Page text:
97. 97. Domain Element: Dramatic Play *  Provide props of varying realism to meet the needs of both inexperienced and capable players, including realistic props (cash register, stethoscopes, dolls, coins, and a variety of dress-up clothes) and open-ended objects (cardboard tubes, unit blocks, or pieces of cloth).
  98. 98. Domain Element: Dramatic Play *  Observe children's play to learn what they might need to enhance their play—additional props, a suggested action for one of the players, or a subtle comment to take the play to the next level.  Observe children to determine what they might need to join in the play.
  99. 99. Domain Element: Dramatic Play * To promote dramatic play  Help children identify emotions or problems that are surfacing in their dramatic play or drama work.  Encourage recall and sequencing skills by asking them to tell you what happened in their drama: "How did the story start?" "What happened next?"  In teacher-guided drama, ask questions that encourage problem solving such as, “How can we get past the cave without waking up the bear?”
  100. 100. Domain Element: Dramatic Play * To promote dramatic play Use scaffolding to provide just the right amount of support. For example, teachers can (Davidson 1996): o model how to pretend or act out a part through words and actions; o model how to use a prop;
  101. 101. Domain Element: Dramatic Play * To promote dramatic play Use scaffolding to provide just the right amount of support. For example, teachers can (Davidson 1996): o model the type of conversation that takes place in the setting ("Dr., I have a sore arm. Can you x-ray it for me?"); o make comments that help children notice what each other is doing;
  102. 102. Domain Element: Dramatic Play * To promote dramatic play Use scaffolding to provide just the right amount of support. For example, teachers can (Davidson 1996): o assume a role and join in to show children that pretend play is important and to introduce new ideas they might want to use in their play; and o intervene in disagreements when necessary to prevent physical harm.
  103. 103. Domain Element: Dramatic Play * To promote dramatic play Use scaffolding to provide just the right amount of support. For example, teachers can (Davidson 1996):  Create prop boxes focused on a specific theme such as  post office,  firehouse,  health clinic, or  pet store. 
  104. 104. Domain Element: Dramatic Play * To promote dramatic play Use scaffolding to provide just the right amount of support. For example, teachers can (Davidson 1996):  Structure the activities to accommodate young children's involvement and encourage creativity when leading a story dramatization. For example, o allow for the story plot to change as you encourage and include the children's ideas; o break the story plot into a series of short scenes or experiences to keep the children focused and involved.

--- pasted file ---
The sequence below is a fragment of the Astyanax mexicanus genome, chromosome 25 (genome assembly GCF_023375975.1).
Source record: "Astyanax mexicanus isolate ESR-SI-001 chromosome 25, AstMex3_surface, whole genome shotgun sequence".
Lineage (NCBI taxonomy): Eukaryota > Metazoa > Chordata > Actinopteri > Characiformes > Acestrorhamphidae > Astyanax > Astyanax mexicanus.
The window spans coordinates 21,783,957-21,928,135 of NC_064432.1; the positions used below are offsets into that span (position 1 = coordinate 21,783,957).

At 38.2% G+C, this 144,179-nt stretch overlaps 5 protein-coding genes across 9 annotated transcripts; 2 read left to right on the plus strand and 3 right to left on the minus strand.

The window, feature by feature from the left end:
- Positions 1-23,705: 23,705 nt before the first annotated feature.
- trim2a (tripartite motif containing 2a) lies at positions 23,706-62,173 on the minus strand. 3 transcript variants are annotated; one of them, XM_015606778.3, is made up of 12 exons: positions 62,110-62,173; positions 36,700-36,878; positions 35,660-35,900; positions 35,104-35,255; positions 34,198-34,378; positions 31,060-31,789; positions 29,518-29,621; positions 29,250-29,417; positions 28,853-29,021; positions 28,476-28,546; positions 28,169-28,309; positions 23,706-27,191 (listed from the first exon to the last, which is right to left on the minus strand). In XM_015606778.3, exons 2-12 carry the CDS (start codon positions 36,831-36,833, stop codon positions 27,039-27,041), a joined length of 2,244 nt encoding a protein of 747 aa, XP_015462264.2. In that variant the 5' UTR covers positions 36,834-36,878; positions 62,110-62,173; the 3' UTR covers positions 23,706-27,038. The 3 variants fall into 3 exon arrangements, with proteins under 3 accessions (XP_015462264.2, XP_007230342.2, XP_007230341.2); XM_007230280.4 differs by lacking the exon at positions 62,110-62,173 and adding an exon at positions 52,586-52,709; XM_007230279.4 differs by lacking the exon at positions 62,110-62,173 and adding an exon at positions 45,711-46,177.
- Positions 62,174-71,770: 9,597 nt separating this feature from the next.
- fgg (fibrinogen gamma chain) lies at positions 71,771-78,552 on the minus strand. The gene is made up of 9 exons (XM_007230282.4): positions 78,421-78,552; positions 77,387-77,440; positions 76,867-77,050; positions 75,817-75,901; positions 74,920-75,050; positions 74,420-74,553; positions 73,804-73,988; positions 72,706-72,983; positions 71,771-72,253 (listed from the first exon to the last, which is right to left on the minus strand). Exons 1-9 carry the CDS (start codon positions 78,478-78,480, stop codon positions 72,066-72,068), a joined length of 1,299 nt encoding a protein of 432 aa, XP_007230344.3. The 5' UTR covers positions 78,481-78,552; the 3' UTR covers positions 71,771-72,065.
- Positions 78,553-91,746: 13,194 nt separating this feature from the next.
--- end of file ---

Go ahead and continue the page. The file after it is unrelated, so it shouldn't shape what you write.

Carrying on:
105. 105. Domain Element: Dramatic Play * To promote dramatic play Use scaffolding to provide just the right amount of support. For example, teachers can (Davidson 1996): • Engage each child by having all of them play the same role. In Maurice Sendak'sWhere the Wild Things Are, all children can pretend to be Max, making mischief, transforming his room, and sailing on an imaginary boat. When they arrive at the place where the wild things are, they all can switch roles and become "Wild Things" making a wild rumpus.
  106. 106. Domain Element: Dramatic Play * To promote dramatic play Use scaffolding to provide just the right amount of support. For example, teachers can (Davidson 1996): Allow children to create their own ending for a story; "How do you think the cap seller got those monkeys to give him back his cap? Show me!" This encourages creativity.
  107. 107. Domain Element: Dramatic Play * To promote dramatic play Use scaffolding to provide just the right amount of support. For example, teachers can (Davidson 1996):  Consider having the children act out a story before you read the book to them.  Compare the children's dramatization of a story with the illustrated book (Brown & Pleydell 1999).  Discuss how they were the same and different.
  108. 108. Domain Element: Dramatic Play Many adults wish their teachers had provided more opportunities for self-expression through music, art, movement, drama, and dramatic play. These experiences are fun and engaging ways for children to build language, numeracy, and literacy skills; to learn about their own and other cultures; and to develop social skills. They also set the stage for using the creative arts to solve problems, express ideas, and gain self-knowledge in the school years and beyond.
  109. 109. Domain Element: Dramatic Play Many adults wish their teachers had provided more opportunities for …  self-expression through  music,  art,  movement,  drama, and  dramatic play.
  110. 110. Domain Element: Dramatic Play  These experiences are fun and engaging ways for children to build  language,  numeracy, and  literacy skills;  to learn about their own and other cultures;  and to develop social skills.
  111. 111. Domain Element: Dramatic Play  They also set the stage for using the creative arts to…  solve problems,  express ideas,  and gain self-knowledge in the school years and beyond.
  112. 112. *